and this guy?
Let's try again:
"There are no American infidels in Baghdad. Never!"
Q Scott, why did the administration feel it was necessary to coach the soldiers that the President talked to this morning in Iraq?
MR. McCLELLAN: I'm sorry, I don't know what you're suggesting.
Q Well, they discussed the questions ahead of time. They were told exactly what the President would ask, and they were coached, in terms of who would answer what question, and how they would pass the microphone.
MR. McCLELLAN: I'm sorry, are you suggesting that what our troops were saying was not sincere, or what they said was not their own thoughts?
Q Nothing at all. I'm just asking why it was necessary to coach them.
MR. McCLELLAN: Well, in terms of the event earlier today, the event was set up to highlight an important milestone in Iraq's history, and to give the President an opportunity to, once again, express our appreciation for all that our troops are doing when it comes to defending freedom, and their courage and their sacrifice. And this is a satellite feed, as you are aware, and there are always technological challenges involved when you're talking with troops on a satellite feed like this. And I think that we worked very closely with the Department of Defense to coordinate this event. And I think all they were doing was talking to the troops and letting them know what to expect.
Q But we asked you specifically this morning if there would be any screening of questions or if they were being told in any way what they should say or do, and you indicated no.
MR. McCLELLAN: I don't think that's what the question was earlier today. I think the question earlier today was asking if they could ask whatever they want, and I said, of course, the President was — and you saw —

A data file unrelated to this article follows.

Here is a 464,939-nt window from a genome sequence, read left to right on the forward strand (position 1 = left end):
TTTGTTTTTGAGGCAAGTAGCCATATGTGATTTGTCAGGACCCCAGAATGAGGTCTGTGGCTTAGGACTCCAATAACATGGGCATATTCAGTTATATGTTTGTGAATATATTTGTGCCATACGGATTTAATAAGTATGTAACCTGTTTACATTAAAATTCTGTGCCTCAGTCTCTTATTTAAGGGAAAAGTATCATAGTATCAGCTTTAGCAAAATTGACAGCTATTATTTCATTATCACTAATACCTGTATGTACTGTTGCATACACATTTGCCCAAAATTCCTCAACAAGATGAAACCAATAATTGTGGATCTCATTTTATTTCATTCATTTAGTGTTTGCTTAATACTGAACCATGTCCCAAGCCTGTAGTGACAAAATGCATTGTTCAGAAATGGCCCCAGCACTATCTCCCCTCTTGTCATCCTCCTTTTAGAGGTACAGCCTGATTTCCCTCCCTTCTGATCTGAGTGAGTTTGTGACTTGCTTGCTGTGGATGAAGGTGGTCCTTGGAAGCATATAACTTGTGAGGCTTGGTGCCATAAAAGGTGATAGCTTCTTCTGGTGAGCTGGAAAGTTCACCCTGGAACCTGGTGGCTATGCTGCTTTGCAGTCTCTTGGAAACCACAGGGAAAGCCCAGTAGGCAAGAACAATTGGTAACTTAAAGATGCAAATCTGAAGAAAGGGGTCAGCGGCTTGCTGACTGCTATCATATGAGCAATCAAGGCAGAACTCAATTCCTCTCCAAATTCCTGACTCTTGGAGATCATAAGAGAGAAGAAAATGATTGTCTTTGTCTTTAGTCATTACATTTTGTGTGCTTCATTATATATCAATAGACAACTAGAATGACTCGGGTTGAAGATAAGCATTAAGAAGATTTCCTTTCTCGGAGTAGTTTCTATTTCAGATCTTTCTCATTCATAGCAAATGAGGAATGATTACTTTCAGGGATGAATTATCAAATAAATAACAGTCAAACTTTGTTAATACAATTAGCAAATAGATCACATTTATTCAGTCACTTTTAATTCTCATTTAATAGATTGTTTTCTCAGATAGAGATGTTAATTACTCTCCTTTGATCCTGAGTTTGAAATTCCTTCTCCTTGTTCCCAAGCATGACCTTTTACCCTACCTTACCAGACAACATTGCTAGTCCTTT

Q And I asked if they were pre-screened.
MR. McCLELLAN: You saw earlier today the President was trying to engage in a back-and-forth with the troops. And I think it was very powerful what Lieutenant Murphy was saying at the end of that conversation, when he was talking about what was going on in January, how the American troops and coalition forces were in the lead when it came to providing security for the upcoming election, an election where more than eight million Iraqis showed up and voted. It was a great success.
And he talked about how this time, when we had the preparations for the upcoming referendum this Saturday, you have Iraqi forces that are in the lead, and the Iraqi forces are the ones that are doing the planning and preparing and taking the lead to provide for their own security as they get ready to cast their ballots again.
Q But I also asked this morning, were they being told by their commanders what to say or what to do, and you indicated, no. Was there any prescreening of —
MR. McCLELLAN: I'm not aware of any such — any such activities that were being undertaken. We coordinated closely with the Department of Defense. You can ask if there was any additional things that they did. But we work very closely with them to coordinate these events, and the troops can ask the President whatever they want. They've always been welcome to do that.